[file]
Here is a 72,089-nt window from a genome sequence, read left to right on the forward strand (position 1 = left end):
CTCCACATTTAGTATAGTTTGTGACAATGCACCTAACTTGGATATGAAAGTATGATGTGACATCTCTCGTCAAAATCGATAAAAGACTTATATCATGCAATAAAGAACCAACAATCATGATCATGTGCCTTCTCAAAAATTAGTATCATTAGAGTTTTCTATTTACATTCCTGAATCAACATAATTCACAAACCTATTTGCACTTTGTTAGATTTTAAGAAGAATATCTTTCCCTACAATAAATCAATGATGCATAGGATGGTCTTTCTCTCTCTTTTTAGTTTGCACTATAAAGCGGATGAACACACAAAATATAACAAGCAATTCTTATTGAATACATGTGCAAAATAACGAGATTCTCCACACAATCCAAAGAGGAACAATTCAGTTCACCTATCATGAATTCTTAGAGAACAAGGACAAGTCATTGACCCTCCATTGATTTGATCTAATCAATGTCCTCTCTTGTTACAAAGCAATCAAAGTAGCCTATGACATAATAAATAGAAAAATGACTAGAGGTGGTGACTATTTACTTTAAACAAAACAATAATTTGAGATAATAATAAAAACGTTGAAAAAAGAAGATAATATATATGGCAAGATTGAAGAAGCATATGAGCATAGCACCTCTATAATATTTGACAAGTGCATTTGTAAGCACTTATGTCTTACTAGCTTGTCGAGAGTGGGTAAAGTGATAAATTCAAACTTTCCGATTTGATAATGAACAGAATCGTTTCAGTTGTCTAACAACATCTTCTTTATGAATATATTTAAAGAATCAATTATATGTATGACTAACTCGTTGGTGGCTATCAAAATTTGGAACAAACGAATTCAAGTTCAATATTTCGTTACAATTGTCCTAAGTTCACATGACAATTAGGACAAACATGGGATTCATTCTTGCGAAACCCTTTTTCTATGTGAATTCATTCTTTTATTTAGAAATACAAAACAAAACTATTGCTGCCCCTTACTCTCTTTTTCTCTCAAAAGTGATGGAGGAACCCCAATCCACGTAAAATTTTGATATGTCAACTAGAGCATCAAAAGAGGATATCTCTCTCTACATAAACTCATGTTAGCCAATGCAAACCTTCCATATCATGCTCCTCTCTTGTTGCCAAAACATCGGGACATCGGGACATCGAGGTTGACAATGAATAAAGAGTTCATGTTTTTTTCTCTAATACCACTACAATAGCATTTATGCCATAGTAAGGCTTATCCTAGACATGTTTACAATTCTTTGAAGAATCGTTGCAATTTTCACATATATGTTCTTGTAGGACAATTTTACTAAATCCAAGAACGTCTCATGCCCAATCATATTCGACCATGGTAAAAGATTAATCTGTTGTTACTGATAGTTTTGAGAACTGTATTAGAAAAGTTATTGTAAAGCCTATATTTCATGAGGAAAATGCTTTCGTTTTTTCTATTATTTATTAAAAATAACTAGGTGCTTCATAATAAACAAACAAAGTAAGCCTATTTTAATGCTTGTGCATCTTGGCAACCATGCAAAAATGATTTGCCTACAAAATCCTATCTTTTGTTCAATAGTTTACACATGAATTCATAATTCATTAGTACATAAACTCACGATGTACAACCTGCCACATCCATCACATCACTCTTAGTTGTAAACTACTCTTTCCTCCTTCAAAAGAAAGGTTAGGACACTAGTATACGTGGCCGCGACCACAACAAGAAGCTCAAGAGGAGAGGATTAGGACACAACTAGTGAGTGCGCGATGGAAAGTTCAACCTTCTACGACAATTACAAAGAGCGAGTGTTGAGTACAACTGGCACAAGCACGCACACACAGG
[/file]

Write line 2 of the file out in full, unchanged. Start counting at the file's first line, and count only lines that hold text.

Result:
CTCCACATTTAGTATAGTTTGTGACAATGCACCTAACTTGGATATGAAAGTATGATGTGACATCTCTCGTCAAAATCGATAAAAGACTTATATCATGCAATAAAGAACCAACAATCATGATCATGTGCCTTCTCAAAAATTAGTATCATTAGAGTTTTCTATTTACATTCCTGAATCAACATAATTCACAAACCTATTTGCACTTTGTTAGATTTTAAGAAGAATATCTTTCCCTACAATAAATCAATGATGCATAGGATGGTCTTTCTCTCTCTTTTTAGTTTGCACTATAAAGCGGATGAACACACAAAATATAACAAGCAATTCTTATTGAATACATGTGCAAAATAACGAGATTCTCCACACAATCCAAAGAGGAACAATTCAGTTCACCTATCATGAATTCTTAGAGAACAAGGACAAGTCATTGACCCTCCATTGATTTGATCTAATCAATGTCCTCTCTTGTTACAAAGCAATCAAAGTAGCCTATGACATAATAAATAGAAAAATGACTAGAGGTGGTGACTATTTACTTTAAACAAAACAATAATTTGAGATAATAATAAAAACGTTGAAAAAAGAAGATAATATATATGGCAAGATTGAAGAAGCATATGAGCATAGCACCTCTATAATATTTGACAAGTGCATTTGTAAGCACTTATGTCTTACTAGCTTGTCGAGAGTGGGTAAAGTGATAAATTCAAACTTTCCGATTTGATAATGAACAGAATCGTTTCAGTTGTCTAACAACATCTTCTTTATGAATATATTTAAAGAATCAATTATATGTATGACTAACTCGTTGGTGGCTATCAAAATTTGGAACAAACGAATTCAAGTTCAATATTTCGTTACAATTGTCCTAAGTTCACATGACAATTAGGACAAACATGGGATTCATTCTTGCGAAACCCTTTTTCTATGTGAATTCATTCTTTTATTTAGAAATACAAAACAAAACTATTGCTGCCCCTTACTCTCTTTTTCTCTCAAAAGTGATGGAGGAACCCCAATCCACGTAAAATTTTGATATGTCAACTAGAGCATCAAAAGAGGATATCTCTCTCTACATAAACTCATGTTAGCCAATGCAAACCTTCCATATCATGCTCCTCTCTTGTTGCCAAAACATCGGGACATCGGGACATCGAGGTTGACAATGAATAAAGAGTTCATGTTTTTTTCTCTAATACCACTACAATAGCATTTATGCCATAGTAAGGCTTATCCTAGACATGTTTACAATTCTTTGAAGAATCGTTGCAATTTTCACATATATGTTCTTGTAGGACAATTTTACTAAATCCAAGAACGTCTCATGCCCAATCATATTCGACCATGGTAAAAGATTAATCTGTTGTTACTGATAGTTTTGAGAACTGTATTAGAAAAGTTATTGTAAAGCCTATATTTCATGAGGAAAATGCTTTCGTTTTTTCTATTATTTATTAAAAATAACTAGGTGCTTCATAATAAACAAACAAAGTAAGCCTATTTTAATGCTTGTGCATCTTGGCAACCATGCAAAAATGATTTGCCTACAAAATCCTATCTTTTGTTCAATAGTTTACACATGAATTCATAATTCATTAGTACATAAACTCACGATGTACAACCTGCCACATCCATCACATCACTCTTAGTTGTAAACTACTCTTTCCTCCTTCAAAAGAAAGGTTAGGACACTAGTATACGTGGCCGCGACCACAACAAGAAGCTCAAGAGGAGAGGATTAGGACACAACTAGTGAGTGCGCGATGGAAAGTTCAACCTTCTACGACAATTACAAAGAGCGAGTGTTGAGTACAACTGGCACAAGCACGCACACACAGG